- The Prado National Museum. Madrid, Madrid, Spain
- 268 x 347 cm
- Técnica y soporte
- Oil on canvas
- Reconocimiento de la autoría de Goya
- Documented work
- El Prado National Museum
- Ficha: realización/revisión
- 17 Mar 2010 / 12 Sep 2019
- 114 (P00749)
See Second of May 1808.
The executions of the insurgents depicted in this work's companion painting took place during the night following the attacks on the French troops. As Murat said to the chaplain Francisco Gállego Dávila, also an insurgent, "he who lives by the sword dies by the sword", and this is how the first episode of the War of Independence played out.
The focus of attention in the composition is the condemned men who await their imminent death. At their feet are the bodies of those who have already been killed, portrayed with startling, realist brutality. On the right we can see the row of infantry of the line soldiers who point their bayonets at the men. They are portrayed as faceless: it does not matter who kills who - it is all irrational violence. The fundamental element of this painting is the different poses which Goya has given to each of the men who confront their destiny. Fear consumes them all, but we can also detect rage in the figure with the clenched fists, anguish in the man in the white shirt with the open arms, desperation for clemency in the figure who crosses his arms, or the regret of the figure who holds his hands up to his mouth in the group of figures approaching behind the rifles.
The background of this scene is the city, outlined against the sky which is in mourning, weighing down on the figures. The light coming from the lantern, which is cast in a cube-shaped pattern (and on many occasions has been referred to as a precursor to the cubism movement), accentuates the cruelty of the scene, highlighting the blood which bathes the floor of this place somewhere in the outskirts of Madrid. It has been suggested that the location might be the so-called mountain of Príncipe Pío, but some documents from the time show that there was no door like that depicted by Goya here. It has also been posited that this might be Puerta de la Vega, where executions also took place. Nevertheless, as in the case of its companion painting, identifying the setting is not important; what matters is the tragedy seen through the eyes of those who will die before the implacable French machine.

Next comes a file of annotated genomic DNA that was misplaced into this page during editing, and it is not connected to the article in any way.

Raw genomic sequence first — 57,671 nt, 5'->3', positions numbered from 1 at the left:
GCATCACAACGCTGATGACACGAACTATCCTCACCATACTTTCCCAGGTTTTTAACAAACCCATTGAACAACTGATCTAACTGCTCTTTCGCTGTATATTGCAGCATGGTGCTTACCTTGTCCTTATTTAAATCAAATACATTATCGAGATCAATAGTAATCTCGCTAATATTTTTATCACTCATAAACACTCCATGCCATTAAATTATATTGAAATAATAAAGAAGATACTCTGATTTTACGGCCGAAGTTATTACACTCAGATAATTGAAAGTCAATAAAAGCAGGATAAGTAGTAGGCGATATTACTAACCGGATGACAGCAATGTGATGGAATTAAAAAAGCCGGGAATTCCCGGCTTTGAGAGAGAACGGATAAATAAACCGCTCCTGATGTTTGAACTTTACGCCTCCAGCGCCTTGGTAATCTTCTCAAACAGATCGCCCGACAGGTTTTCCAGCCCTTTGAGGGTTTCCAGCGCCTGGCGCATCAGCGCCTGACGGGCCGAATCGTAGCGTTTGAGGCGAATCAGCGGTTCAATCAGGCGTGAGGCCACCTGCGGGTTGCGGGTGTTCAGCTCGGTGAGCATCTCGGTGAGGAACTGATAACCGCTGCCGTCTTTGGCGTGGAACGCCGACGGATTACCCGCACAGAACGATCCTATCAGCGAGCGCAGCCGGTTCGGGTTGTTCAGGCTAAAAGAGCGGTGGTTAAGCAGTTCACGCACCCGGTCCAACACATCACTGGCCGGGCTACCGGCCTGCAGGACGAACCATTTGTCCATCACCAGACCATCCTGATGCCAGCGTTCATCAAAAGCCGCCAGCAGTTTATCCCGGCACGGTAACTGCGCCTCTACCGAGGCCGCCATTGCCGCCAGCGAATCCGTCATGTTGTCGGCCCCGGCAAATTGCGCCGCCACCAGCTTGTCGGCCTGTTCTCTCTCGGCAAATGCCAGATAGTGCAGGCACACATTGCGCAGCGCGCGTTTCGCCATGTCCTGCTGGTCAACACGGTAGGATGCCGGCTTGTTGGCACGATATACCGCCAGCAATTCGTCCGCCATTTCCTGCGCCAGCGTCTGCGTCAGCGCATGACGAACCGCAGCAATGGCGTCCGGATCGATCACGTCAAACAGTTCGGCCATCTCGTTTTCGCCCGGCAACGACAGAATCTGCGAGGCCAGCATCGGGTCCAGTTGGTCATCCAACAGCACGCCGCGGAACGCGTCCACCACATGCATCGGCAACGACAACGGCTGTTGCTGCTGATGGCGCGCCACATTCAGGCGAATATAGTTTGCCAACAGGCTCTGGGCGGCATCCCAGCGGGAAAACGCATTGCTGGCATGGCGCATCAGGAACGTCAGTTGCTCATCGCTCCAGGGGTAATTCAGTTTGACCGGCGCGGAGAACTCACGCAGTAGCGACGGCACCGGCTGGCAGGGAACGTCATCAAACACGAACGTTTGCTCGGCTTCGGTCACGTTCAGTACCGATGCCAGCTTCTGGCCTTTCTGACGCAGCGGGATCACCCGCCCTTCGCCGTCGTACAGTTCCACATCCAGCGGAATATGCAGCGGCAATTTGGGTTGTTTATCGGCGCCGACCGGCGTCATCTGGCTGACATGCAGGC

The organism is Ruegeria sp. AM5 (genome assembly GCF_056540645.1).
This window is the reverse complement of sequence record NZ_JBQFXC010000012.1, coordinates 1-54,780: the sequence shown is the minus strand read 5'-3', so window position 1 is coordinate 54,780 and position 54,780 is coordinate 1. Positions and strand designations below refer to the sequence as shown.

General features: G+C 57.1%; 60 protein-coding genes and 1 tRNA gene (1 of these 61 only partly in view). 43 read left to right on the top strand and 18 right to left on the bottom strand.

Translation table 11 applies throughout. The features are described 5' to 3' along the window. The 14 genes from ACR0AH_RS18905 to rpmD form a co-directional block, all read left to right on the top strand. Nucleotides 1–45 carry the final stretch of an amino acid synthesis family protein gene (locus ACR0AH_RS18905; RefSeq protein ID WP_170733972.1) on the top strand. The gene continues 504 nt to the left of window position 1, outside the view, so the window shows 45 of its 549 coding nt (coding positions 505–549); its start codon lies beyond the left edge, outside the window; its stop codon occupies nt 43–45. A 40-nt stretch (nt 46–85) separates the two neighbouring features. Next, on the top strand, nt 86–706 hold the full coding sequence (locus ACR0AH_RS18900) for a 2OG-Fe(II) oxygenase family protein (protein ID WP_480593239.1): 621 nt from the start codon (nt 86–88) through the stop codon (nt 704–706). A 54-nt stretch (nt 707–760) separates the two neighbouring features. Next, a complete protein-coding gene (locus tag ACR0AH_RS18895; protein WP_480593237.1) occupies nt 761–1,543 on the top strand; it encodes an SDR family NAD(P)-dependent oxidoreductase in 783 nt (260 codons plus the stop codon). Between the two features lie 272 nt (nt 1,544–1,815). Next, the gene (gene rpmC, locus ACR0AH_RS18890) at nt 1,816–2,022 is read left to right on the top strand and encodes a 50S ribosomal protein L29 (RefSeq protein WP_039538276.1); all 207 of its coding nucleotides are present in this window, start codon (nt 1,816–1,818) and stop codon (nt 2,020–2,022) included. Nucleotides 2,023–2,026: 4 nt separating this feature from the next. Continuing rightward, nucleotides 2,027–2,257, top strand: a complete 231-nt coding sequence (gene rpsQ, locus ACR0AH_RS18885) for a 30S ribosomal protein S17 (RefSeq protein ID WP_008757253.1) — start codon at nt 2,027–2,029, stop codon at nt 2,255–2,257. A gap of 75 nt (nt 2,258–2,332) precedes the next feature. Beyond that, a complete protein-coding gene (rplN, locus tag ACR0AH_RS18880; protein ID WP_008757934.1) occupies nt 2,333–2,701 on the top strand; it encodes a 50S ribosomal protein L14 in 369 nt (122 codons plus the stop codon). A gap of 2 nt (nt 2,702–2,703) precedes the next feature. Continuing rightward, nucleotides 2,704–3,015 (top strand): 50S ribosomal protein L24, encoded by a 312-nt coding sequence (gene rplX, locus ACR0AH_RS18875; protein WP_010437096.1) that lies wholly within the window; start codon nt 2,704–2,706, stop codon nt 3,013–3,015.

Has been recently restored. On the lower left-hand corner there are remains of the damages happened during its moving to Valencia in 1973, because of the Spanish civil war.
Goya. 250 AniversarioMuseo Nacional del PradoMadrid1996consultant editor Juan J. Luna. From March 29th to June 2nd 1996cat. 142
Goya en tiempos de guerraMuseo Nacional del PradoMadrid2008consultant editor Manuela B. Mena Marqués, from April 14th to July 13th 2008cat. 124
L'œuvre peint de Goya. 4 volsp. 254, cat. 2261928-1950
Vie et ouvre de Francisco de Goyapp. 207, 257, 267, cat. 9841970Office du livre
Goya, 1746 – 1828. Biografía, estudio analítico y catálogo de sus pinturas, 4 vols.vol. I, p. 360, cat. 6241970Polígrafa
L’opera pittorica completa di Goyap. 128, cat. 5661974Rizzoli
Francisco de Goya, 4 vols.vol. IV, p. 22 y pp. 129, 136-1371980-1982Caja de Ahorros de Zaragoza, Aragón y Rioja
Goya. 250 Aniversariop. 411, cat. 142 y pp. 242-243 (ils.)1996Museo del Prado
Goya en tiempos de guerrap. 353, cat. 124 y pp. 355, 360, 362, 362008Museo Nacional del Prado